There has been a lot of theories about where the term “420” came from that inspired these April 20th celebrations to smoke marijuana. Some say it is the numbers of letters in a Bob Dylan song multiplied, Hitler’s birthday, a police code, or the number of active materials in a cannabis joint. 420 celebrations were because of a group of kids from the 1970s that sparked a global impact.

In fall of 1971, California teens, “The Waldos,” used to hang out by a wall outside of the San Rafael school. These teens learned about a Coast Guard member who planted a cannabis plant that has not been tended to. The group would meet at the Louis Pasteur statue outside of the high school once a week to search for the marijuana at 4:20pm after practice since they were all athletes. They would all smoke pot at Point Reyes Forest during that time. They may have never found that mysterious cannabis but “420” would be used for high schoolers to discuss smoking pot without parents or teachers knowing about it.

The word “420” spread with the help of The Grateful Dead band. One Waldo’s father managed the band’s real estate and another Waldo’s older brother was friends with the bass player. The group would use “420” when they would hang out with the band. When Steven Bloom worked as a reporter for the High Times magazine in 1990, a “Deadhead” at a Grateful Dead concert gave him a flyer that used the word “420” three times. He sent the flyer to Huffington Post and wrote a story about “420” for the High Times, making that word global.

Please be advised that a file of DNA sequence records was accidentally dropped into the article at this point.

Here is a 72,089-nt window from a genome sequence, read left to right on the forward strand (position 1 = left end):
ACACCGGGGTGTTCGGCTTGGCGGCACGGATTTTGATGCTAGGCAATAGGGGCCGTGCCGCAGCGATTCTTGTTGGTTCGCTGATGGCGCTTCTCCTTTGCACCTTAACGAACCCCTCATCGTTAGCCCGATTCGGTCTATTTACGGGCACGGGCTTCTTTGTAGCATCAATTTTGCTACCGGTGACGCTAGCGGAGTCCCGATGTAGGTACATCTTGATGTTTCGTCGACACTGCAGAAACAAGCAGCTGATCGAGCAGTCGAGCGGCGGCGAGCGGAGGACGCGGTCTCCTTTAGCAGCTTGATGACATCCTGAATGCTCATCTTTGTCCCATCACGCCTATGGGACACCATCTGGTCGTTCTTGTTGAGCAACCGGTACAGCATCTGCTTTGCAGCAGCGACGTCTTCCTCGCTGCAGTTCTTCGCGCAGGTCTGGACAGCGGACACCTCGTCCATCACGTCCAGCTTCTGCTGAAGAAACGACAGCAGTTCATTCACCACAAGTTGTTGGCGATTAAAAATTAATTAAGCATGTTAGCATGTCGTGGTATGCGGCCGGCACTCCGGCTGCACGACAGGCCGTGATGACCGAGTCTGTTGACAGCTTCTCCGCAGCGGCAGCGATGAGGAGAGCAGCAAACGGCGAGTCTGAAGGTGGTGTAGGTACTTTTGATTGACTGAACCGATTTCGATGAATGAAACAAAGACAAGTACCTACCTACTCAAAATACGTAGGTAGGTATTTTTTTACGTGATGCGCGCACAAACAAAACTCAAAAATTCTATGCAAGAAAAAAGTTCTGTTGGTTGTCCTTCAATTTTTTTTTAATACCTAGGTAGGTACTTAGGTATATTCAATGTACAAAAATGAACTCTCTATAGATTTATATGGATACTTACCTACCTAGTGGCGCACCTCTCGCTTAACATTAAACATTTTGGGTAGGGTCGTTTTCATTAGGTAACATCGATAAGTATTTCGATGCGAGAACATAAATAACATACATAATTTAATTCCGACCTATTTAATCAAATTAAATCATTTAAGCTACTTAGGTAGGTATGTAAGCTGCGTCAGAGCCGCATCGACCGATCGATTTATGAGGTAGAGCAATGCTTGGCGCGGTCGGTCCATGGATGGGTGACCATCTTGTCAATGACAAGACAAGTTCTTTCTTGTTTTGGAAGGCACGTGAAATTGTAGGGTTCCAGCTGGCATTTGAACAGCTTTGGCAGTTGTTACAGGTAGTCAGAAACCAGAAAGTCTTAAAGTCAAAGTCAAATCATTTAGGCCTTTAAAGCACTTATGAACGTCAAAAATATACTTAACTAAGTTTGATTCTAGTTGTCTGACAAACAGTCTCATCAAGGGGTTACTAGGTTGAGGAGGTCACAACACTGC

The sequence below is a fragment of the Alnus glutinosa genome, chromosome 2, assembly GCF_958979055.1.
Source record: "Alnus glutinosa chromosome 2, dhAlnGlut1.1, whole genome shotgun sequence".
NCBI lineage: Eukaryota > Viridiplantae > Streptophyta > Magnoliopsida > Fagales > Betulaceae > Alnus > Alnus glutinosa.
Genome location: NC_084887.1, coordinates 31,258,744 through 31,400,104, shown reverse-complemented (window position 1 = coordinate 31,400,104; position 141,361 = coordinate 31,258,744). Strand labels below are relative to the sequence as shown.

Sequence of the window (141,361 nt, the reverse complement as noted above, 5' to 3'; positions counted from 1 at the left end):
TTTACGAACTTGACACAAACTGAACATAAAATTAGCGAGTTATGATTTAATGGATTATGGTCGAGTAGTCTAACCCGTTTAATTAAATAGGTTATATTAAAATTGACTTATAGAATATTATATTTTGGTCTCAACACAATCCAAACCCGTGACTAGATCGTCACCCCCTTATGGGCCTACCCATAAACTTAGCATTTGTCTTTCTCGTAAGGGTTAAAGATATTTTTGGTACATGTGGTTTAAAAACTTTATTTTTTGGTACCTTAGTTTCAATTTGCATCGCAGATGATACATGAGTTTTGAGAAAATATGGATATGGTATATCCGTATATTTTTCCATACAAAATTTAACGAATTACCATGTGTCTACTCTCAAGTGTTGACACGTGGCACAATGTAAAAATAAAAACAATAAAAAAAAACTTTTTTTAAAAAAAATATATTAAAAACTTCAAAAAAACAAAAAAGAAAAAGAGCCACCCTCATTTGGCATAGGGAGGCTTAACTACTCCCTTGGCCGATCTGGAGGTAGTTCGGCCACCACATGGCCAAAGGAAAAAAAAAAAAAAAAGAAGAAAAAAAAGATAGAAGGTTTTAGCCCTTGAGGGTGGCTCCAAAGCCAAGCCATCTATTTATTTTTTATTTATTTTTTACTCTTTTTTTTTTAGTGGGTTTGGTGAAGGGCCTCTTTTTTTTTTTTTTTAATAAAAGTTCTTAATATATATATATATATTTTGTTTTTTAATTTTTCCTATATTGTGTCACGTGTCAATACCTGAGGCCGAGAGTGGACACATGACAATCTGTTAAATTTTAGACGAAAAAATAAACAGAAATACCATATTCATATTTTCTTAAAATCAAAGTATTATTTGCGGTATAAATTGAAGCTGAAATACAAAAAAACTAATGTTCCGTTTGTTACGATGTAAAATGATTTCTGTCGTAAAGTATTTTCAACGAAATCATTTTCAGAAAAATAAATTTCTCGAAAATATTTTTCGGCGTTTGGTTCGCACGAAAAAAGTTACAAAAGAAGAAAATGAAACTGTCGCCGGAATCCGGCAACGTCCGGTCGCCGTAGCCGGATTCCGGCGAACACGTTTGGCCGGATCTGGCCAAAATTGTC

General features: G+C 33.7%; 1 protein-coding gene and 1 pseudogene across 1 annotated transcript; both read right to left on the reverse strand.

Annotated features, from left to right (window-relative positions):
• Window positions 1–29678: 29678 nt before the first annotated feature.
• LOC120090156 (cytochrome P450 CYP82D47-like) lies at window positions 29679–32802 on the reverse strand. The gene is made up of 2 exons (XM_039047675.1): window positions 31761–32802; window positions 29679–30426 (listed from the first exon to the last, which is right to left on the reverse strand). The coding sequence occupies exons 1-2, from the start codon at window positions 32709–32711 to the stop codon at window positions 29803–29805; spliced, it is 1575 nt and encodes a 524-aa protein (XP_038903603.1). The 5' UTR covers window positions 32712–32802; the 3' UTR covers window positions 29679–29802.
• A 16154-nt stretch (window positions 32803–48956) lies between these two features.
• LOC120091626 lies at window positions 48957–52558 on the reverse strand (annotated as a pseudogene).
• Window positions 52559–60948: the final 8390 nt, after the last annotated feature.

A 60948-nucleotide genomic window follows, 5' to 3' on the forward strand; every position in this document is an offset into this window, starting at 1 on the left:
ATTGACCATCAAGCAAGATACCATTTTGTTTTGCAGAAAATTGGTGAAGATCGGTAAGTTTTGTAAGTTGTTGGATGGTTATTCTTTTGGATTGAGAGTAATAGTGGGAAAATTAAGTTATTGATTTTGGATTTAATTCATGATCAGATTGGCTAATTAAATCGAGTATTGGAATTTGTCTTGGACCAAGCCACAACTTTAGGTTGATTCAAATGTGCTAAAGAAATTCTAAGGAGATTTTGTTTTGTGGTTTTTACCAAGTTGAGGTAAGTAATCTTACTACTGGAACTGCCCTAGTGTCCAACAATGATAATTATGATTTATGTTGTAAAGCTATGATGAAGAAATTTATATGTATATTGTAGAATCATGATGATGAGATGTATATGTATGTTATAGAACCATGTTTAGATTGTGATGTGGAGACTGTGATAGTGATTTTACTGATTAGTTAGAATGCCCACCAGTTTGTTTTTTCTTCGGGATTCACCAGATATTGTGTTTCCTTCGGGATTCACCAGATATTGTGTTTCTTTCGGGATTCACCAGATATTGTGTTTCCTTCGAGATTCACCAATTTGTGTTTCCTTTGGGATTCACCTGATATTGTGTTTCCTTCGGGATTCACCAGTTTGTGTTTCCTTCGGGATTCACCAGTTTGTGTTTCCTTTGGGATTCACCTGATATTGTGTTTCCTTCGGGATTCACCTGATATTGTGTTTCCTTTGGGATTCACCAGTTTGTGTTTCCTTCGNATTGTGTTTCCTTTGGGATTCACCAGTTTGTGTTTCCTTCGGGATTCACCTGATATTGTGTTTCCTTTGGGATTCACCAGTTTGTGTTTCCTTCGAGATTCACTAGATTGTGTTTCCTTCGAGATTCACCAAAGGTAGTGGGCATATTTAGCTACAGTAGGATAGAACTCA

“420” would from now on be the day where on April 20th, people would get together to smoke pot. At the University of Colorado, Denver and the University of California, Santa Cruz, the officials of both colleges in 2009 would unsuccessfully try to push back the popularity of this unofficial holiday and urge students not to participate. A research letter from the American Medical Association said there was a 12% increase in fatal car crashes at 4:20 pm and midnight. Signs would be stolen with 420 like how the Colorado Department of Transportation replaced a Mile Marker 420 sign on 1-70 east of Denver with a 419.99 sign to stop the thievery. Now you know the true meaning of code “420.”

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